Sex and the Written Page

Tweet of the Day: Some Like it Hot


I’ve talked about sex in books way back when I started this blog, with the general admonishment that one should avoid sex scenes if possible. Mind you that post was written in a comedic way, that is making fun of romance and erotic books, but now that I’ve put romance front and center in my current WiP, it is time to recalibrate my position. It is no longer a question of if their should be sex, but how much, and in what manner.

The Tweet of the Day has a nice breakdown on sex scenes in media. Go check it out, I’ll wait.

Back, good. Since that original post I dabbled with sex scenes and with different levels of explicitness. Most of the time the scene in question serves less to arouse and more to shine a light on the nature of the relationship between the characters. Which brings me to my main concern: distraction. The way I see it, once you cross a certain line (which I can’t define even if I try) you cross over to erotica. At that moment, your audience shifts from one interested in the story and is delighted (or disgusted) by the spicier bits to one skipping over the content just to get to the “juicier” parts. The key to my current mode of writing is the relationship(s) not the sex. The sex is part of it, of course, but there is so much more happening than that. The goal is to make the whole greater than the sum of the parts.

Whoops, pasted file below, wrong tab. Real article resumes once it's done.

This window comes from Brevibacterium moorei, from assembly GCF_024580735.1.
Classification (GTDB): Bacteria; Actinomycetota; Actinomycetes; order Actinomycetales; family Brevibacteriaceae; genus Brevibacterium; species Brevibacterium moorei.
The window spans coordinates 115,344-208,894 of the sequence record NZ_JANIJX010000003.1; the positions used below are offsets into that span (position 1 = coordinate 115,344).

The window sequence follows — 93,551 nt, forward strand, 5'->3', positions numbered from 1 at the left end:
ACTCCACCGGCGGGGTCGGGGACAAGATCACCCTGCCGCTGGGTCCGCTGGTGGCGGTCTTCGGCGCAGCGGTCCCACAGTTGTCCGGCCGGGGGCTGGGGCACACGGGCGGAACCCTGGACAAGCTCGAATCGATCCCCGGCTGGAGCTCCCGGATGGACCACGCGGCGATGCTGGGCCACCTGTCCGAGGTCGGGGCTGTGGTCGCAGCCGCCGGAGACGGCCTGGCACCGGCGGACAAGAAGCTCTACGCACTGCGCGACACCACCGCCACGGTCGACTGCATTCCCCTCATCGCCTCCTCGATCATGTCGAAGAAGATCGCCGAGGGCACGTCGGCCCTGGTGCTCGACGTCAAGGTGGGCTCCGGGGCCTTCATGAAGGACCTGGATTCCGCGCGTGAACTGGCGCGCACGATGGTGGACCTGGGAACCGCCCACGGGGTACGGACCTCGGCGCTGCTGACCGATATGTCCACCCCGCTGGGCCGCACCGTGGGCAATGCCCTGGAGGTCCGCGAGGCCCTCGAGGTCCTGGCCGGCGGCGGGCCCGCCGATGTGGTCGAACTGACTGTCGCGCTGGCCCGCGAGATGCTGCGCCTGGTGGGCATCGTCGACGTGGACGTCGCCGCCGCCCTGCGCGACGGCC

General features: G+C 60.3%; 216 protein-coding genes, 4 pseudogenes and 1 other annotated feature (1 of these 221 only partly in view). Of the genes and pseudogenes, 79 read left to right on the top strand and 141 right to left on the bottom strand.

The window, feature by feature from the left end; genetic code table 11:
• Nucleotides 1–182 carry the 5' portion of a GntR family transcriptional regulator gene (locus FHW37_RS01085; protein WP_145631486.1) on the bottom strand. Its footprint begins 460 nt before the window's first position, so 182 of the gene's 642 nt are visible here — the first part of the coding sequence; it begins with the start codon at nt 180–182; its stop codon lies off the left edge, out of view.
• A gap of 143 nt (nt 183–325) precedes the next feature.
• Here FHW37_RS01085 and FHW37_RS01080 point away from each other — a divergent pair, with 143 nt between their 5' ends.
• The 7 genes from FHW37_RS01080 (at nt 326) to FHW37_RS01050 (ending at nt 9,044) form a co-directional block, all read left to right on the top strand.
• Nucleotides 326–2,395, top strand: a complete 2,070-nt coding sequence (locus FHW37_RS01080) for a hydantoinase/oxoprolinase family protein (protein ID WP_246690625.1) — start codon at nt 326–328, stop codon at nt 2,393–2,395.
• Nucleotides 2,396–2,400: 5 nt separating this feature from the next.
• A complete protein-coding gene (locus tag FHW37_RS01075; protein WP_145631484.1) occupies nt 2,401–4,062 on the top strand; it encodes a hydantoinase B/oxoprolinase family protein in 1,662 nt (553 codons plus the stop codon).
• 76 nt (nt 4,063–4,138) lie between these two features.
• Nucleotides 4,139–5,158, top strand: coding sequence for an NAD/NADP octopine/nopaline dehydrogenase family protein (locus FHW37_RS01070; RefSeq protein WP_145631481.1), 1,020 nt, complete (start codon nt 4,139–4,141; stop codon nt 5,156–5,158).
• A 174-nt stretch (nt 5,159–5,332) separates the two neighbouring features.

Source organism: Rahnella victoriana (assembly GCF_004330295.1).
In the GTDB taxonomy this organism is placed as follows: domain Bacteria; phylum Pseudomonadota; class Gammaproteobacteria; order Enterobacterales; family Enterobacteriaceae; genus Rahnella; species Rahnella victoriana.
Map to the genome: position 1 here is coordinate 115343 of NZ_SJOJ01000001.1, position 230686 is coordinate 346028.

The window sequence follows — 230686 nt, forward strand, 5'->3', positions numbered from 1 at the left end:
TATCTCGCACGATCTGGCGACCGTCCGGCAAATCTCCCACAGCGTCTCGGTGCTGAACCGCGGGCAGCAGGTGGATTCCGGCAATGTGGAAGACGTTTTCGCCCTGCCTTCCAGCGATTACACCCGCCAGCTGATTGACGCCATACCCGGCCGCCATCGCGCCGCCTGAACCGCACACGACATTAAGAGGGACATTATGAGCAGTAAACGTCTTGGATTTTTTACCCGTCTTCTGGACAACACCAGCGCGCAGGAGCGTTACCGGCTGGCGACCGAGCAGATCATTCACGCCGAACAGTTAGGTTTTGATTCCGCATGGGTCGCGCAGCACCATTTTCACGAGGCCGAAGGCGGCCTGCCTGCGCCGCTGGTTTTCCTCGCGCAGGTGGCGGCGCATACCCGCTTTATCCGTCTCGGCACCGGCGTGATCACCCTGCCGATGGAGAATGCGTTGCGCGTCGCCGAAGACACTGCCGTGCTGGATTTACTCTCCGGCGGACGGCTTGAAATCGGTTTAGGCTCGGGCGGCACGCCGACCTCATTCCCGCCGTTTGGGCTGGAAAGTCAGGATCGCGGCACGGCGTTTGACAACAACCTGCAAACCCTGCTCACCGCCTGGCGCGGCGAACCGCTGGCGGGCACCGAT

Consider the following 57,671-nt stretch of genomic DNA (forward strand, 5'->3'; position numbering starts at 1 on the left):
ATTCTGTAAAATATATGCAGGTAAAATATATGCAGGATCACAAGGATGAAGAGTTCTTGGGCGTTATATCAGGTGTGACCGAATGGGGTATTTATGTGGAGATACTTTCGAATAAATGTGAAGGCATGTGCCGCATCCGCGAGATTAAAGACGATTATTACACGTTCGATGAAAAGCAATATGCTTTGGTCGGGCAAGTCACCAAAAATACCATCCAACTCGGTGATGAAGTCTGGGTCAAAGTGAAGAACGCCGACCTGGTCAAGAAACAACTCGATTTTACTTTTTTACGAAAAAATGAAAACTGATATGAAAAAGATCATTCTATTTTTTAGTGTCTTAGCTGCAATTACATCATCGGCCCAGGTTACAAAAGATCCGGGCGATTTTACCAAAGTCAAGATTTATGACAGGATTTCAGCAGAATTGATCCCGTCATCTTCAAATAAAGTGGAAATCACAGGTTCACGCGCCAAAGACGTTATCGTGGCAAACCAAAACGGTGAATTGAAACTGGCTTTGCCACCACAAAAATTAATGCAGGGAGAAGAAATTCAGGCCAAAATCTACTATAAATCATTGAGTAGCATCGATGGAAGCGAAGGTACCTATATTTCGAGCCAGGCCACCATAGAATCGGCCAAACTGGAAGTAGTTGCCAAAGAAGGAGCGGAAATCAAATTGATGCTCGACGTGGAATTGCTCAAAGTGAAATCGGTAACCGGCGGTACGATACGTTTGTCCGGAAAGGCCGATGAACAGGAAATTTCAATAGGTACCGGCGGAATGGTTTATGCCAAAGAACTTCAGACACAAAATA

Another concern is the violence/sex double standard.

Guilty as charged.

I can be very explicit when it comes to violence. I feel that sometimes you have to show the effects of it, otherwise it loses any meaning. But then I shy away from the sex. Nope, can’t do that. Intellectual integrity demands more than that.

In the end it is a question of “What the Story Needs” + “What I’m Comfortable With”.

That is as close to an answer I can come up with right now.



6 comments on “Sex and the Written Page

  1. I’ve read good erotica where the storyline was still superb. It’s about writing style and adding in the right amount of sex. Sex scenes can reveal much about character behavior. Also, I think erotica is an underrated genre for the simple fact that is hard to write sex well. O, you can say A goes into B, but to show emotion and feeling plus arouse is hard. It can become written porn if not done correctly. I started writing erotica for that reason to challenge myself to write hot sex on top of telling a good story. Emotions, allowing the reader to connect with the character’s journey to that point, and the right amount of detail.


  2. This gives me something to think about…


  3. I agree about crossing the line. In writing sex scenes, I would say motion and visceral responses are fine, but as soon as you mention body parts and explicit actions, then to me that’s erotica. 🙂


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